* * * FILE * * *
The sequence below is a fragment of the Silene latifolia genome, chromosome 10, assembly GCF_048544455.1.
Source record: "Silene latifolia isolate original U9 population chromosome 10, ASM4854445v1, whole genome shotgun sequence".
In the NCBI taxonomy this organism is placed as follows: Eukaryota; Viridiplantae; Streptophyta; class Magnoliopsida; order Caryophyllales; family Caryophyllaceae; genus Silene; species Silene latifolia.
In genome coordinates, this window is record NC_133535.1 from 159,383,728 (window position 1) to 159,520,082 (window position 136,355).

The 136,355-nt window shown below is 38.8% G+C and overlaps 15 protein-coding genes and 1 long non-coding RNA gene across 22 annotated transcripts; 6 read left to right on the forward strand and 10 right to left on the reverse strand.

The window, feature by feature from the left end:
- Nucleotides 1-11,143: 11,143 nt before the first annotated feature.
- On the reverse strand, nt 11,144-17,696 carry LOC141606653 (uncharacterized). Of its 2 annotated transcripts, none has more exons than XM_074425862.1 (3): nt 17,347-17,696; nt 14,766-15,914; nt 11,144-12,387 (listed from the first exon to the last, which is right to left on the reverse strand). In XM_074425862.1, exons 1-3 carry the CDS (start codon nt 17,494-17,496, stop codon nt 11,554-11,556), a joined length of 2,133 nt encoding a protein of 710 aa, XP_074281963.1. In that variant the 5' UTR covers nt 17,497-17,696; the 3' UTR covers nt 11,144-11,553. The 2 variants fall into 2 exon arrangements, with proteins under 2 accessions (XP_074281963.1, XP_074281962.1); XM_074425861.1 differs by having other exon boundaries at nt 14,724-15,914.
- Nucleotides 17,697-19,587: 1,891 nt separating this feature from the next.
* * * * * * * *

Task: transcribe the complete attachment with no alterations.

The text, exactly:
The sequence below is a fragment of the Silene latifolia genome, chromosome 10, assembly GCF_048544455.1.
Source record: "Silene latifolia isolate original U9 population chromosome 10, ASM4854445v1, whole genome shotgun sequence".
In the NCBI taxonomy this organism is placed as follows: Eukaryota; Viridiplantae; Streptophyta; class Magnoliopsida; order Caryophyllales; family Caryophyllaceae; genus Silene; species Silene latifolia.
In genome coordinates, this window is record NC_133535.1 from 159,383,728 (window position 1) to 159,520,082 (window position 136,355).

The 136,355-nt window shown below is 38.8% G+C and overlaps 15 protein-coding genes and 1 long non-coding RNA gene across 22 annotated transcripts; 6 read left to right on the forward strand and 10 right to left on the reverse strand.

The window, feature by feature from the left end:
- Nucleotides 1-11,143: 11,143 nt before the first annotated feature.
- On the reverse strand, nt 11,144-17,696 carry LOC141606653 (uncharacterized). Of its 2 annotated transcripts, none has more exons than XM_074425862.1 (3): nt 17,347-17,696; nt 14,766-15,914; nt 11,144-12,387 (listed from the first exon to the last, which is right to left on the reverse strand). In XM_074425862.1, exons 1-3 carry the CDS (start codon nt 17,494-17,496, stop codon nt 11,554-11,556), a joined length of 2,133 nt encoding a protein of 710 aa, XP_074281963.1. In that variant the 5' UTR covers nt 17,497-17,696; the 3' UTR covers nt 11,144-11,553. The 2 variants fall into 2 exon arrangements, with proteins under 2 accessions (XP_074281963.1, XP_074281962.1); XM_074425861.1 differs by having other exon boundaries at nt 14,724-15,914.
- Nucleotides 17,697-19,587: 1,891 nt separating this feature from the next.